District 80 - Johnny Shaw (D – Boliver)

  • Running against Ernest Brooks, a councilman in Jackson. Brooks is running a campaign targeted at more community involvement and directing a lot of criticism towards Shaw for only reaching out to constituents at election time.
  • Would be a shame to lose Shaw who is a moderate Democrat and willing to listen to and consider alternative points of view.   

 Primary & General:

District 74 - Jay Reedy (R – Erin)

  • Primary Opponent: Barry Cotton is attacking Reedy on a host of issues, including his support of fossil fuel energy. Reedy has been a huge supporter of ours, even after we supported his opponent, John Tidwell, in the 2014 elections.
  • General Opponent: Andy Porch, a small business owner, is running an active campaign of his own. Given the fact that West Tennessee has generally been a democratic stronghold and that the seat was held by a democrat up until 2014, this could be a close race for Reedy.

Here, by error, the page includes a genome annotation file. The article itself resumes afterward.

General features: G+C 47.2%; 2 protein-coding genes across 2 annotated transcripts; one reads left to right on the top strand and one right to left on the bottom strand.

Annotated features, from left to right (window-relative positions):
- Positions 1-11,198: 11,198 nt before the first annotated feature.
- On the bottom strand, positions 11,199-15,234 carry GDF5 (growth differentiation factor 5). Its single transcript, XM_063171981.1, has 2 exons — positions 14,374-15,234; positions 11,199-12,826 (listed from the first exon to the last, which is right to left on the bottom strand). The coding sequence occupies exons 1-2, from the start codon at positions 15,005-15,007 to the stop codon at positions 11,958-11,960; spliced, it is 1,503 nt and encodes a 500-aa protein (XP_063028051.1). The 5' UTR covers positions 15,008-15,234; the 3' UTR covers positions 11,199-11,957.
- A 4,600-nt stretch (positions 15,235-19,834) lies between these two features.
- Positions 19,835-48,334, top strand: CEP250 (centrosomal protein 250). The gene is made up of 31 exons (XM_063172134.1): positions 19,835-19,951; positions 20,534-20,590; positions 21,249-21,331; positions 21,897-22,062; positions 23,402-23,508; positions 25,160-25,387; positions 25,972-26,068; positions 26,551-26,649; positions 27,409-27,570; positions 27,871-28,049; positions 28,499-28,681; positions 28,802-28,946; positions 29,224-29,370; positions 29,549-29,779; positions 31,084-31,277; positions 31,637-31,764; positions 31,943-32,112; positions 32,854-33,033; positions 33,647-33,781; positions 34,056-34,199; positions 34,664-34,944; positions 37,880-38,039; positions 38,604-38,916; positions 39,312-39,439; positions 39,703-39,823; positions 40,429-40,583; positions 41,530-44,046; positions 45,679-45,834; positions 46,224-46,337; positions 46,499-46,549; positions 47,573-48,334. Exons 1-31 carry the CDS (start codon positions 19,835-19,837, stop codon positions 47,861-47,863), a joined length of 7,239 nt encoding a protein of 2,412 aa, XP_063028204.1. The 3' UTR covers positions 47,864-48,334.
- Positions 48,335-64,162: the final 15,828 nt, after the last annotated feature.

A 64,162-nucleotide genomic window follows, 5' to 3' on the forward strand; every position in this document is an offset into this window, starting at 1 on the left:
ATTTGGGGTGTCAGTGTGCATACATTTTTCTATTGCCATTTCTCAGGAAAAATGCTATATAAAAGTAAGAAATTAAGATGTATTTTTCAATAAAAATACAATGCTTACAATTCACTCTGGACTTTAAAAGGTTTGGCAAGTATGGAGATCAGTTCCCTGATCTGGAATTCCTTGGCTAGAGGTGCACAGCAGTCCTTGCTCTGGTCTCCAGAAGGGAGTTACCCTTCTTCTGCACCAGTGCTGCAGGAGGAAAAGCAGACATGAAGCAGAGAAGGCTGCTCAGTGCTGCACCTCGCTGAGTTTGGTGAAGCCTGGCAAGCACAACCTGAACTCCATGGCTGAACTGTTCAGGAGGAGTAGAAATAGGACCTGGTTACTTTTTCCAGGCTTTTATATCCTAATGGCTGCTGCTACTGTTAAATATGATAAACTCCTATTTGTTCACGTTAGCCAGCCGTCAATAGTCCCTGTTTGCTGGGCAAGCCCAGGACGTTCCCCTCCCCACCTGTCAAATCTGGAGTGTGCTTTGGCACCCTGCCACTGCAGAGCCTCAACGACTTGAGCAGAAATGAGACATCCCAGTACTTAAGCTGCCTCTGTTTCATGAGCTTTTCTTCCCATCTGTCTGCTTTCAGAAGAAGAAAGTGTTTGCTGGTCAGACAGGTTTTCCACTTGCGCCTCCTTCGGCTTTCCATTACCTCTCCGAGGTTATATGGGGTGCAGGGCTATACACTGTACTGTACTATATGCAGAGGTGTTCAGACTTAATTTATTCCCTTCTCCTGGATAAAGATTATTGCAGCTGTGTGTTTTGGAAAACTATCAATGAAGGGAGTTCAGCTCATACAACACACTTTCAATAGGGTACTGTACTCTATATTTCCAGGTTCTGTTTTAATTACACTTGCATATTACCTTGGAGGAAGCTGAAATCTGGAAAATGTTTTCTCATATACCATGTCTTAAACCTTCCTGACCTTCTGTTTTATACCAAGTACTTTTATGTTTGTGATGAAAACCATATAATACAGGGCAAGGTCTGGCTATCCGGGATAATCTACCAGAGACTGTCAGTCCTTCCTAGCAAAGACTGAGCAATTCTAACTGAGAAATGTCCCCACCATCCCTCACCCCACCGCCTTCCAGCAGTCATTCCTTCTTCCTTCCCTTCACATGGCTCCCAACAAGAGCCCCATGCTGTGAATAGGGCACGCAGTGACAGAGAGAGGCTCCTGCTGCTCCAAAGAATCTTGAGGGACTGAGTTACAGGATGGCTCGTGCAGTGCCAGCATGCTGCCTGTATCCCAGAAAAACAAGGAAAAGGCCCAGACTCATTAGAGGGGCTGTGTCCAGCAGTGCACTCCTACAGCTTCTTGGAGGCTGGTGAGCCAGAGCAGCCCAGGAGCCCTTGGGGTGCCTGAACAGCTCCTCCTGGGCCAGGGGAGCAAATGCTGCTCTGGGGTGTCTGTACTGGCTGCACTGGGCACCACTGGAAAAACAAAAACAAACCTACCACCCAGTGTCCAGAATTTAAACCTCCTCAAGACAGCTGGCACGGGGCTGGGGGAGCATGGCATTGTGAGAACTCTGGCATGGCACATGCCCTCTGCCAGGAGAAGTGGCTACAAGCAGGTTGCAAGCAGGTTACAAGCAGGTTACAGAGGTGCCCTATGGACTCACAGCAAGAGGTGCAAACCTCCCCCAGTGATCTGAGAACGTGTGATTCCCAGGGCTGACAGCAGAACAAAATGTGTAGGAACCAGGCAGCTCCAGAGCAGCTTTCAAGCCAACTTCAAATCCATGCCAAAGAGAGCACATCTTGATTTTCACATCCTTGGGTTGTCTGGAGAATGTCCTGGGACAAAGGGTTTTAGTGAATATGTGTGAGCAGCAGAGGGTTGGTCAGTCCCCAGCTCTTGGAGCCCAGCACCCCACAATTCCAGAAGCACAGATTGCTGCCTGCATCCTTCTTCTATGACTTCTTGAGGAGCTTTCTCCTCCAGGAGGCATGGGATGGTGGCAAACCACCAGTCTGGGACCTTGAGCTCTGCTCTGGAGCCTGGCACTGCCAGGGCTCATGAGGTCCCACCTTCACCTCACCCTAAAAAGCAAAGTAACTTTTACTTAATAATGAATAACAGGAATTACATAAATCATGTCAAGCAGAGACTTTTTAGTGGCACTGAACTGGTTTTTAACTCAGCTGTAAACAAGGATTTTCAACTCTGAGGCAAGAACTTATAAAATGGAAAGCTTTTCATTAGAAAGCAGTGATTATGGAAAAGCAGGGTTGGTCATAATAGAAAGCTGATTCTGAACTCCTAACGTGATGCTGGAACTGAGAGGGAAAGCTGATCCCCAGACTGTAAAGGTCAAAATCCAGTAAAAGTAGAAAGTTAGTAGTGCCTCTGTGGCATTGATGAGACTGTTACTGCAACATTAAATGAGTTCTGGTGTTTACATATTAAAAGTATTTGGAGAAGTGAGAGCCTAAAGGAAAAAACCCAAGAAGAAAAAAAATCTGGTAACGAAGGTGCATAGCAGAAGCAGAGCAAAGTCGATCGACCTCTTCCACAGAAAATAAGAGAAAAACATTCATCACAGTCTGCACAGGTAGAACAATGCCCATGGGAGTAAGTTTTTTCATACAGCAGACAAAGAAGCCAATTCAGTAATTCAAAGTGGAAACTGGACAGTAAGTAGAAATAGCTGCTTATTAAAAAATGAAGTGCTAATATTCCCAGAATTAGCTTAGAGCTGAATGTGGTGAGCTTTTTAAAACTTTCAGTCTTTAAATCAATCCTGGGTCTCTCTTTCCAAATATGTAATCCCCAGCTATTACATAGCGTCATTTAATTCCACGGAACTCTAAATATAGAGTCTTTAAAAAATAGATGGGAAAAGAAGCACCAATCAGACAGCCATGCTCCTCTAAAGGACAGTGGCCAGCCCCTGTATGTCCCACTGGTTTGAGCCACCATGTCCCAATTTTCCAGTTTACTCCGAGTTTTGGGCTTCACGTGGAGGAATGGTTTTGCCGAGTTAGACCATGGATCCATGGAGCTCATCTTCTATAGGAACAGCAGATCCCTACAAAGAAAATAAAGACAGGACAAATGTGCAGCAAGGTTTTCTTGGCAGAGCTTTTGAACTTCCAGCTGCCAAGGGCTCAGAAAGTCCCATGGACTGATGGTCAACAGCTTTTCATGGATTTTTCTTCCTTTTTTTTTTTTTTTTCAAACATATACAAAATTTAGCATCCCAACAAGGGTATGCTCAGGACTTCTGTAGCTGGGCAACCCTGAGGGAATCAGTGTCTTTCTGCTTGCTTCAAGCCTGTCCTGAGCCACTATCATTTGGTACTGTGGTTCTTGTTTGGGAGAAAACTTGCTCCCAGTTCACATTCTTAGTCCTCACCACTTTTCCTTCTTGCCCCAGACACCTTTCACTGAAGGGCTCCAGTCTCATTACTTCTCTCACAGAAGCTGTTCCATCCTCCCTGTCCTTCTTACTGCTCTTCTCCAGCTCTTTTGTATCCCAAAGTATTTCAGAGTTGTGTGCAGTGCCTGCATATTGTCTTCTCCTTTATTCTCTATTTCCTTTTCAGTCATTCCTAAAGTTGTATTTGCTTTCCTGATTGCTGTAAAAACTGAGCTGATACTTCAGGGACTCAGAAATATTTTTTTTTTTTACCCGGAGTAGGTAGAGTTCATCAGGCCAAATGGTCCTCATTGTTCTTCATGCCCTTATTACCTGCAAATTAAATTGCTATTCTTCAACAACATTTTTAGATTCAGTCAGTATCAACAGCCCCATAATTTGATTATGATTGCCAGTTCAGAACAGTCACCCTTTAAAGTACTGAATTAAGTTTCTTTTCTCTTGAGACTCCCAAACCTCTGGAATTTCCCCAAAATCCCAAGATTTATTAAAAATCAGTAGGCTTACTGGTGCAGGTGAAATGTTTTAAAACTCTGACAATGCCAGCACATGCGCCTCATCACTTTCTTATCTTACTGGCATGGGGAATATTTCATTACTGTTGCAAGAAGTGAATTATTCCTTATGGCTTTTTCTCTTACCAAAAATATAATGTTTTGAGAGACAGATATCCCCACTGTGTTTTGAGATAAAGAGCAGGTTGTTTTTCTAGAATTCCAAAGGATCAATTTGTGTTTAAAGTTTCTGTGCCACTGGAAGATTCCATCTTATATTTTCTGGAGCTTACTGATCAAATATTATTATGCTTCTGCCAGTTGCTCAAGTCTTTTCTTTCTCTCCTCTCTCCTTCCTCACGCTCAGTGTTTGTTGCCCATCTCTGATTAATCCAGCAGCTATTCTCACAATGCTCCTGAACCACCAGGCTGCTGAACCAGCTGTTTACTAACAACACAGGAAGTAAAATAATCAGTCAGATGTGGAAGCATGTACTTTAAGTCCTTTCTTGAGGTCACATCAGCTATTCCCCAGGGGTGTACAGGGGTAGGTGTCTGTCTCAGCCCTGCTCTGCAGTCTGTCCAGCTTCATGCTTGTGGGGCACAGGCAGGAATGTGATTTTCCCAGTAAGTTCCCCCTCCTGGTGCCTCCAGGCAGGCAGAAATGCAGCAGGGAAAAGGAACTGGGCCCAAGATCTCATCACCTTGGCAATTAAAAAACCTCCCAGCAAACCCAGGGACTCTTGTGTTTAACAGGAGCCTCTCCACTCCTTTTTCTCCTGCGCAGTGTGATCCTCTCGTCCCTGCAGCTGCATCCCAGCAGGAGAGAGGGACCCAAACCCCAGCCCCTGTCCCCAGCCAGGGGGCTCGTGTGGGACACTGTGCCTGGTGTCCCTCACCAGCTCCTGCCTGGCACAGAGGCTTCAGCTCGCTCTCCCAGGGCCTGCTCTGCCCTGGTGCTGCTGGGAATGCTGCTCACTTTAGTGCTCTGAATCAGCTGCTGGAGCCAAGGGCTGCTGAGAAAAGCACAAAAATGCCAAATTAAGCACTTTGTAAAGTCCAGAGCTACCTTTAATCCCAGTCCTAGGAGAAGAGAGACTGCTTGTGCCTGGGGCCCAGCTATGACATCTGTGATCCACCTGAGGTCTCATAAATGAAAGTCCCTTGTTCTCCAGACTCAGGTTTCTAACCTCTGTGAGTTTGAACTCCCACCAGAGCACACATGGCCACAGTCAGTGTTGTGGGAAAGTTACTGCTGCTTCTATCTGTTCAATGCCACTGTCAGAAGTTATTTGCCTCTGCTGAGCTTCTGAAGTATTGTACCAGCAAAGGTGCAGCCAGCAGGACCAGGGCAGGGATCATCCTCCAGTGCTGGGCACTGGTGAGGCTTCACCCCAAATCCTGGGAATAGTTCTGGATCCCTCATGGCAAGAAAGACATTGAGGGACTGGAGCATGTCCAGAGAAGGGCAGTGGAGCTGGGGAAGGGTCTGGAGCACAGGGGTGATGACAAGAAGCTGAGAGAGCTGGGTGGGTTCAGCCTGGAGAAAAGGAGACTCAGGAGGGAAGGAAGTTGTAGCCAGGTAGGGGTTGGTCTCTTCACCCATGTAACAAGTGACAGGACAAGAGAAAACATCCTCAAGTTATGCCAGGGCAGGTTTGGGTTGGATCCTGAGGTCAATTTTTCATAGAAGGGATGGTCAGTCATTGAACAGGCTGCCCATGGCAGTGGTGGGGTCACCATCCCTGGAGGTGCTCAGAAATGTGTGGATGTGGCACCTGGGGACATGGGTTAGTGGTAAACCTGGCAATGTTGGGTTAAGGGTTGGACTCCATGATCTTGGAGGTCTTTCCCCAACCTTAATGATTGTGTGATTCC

General Only:

District 2 - Bud Hulsey (R – Kingsport)

  • Husley is in his first term of the legislature after defeating Tony Shipley in 2014.
  • Husley is facing Democratic challenger, J.S. Moore, who doesn’t seem to have a very organized campaign. Look for Hulsey to return to Nashville in January.

District 36 – Dennis Powers (R – Jacksboro)

  • Bob Fannon, Vice Mayor of LaFollette is seeking the seat that Powers has held since 2010.
  • This race has been identified by the TN Republican Caucus as a Top 3 race due to Campbell County’s unpredictable electorate and Fannon’s position within local government.
  • Powers is highly-respected in Nashville among his colleagues in the House, lobbyists and staff. And it just may take all of their support to return him to the Capitol in 2017.

District 41 – John Mark Windle (D – Livingston)

  • One of our only friends left on the democratic side of the aisle. John Mark has been in office since 1994. During the 2012 election, he was challenged by a republican and beat him handily winning 66% of the vote.
  • Republican Ed Butler is looking to reverse that trend and has already been active trying to raise money. He is running as a Christian conservative and may have a chance to oust the incumbent.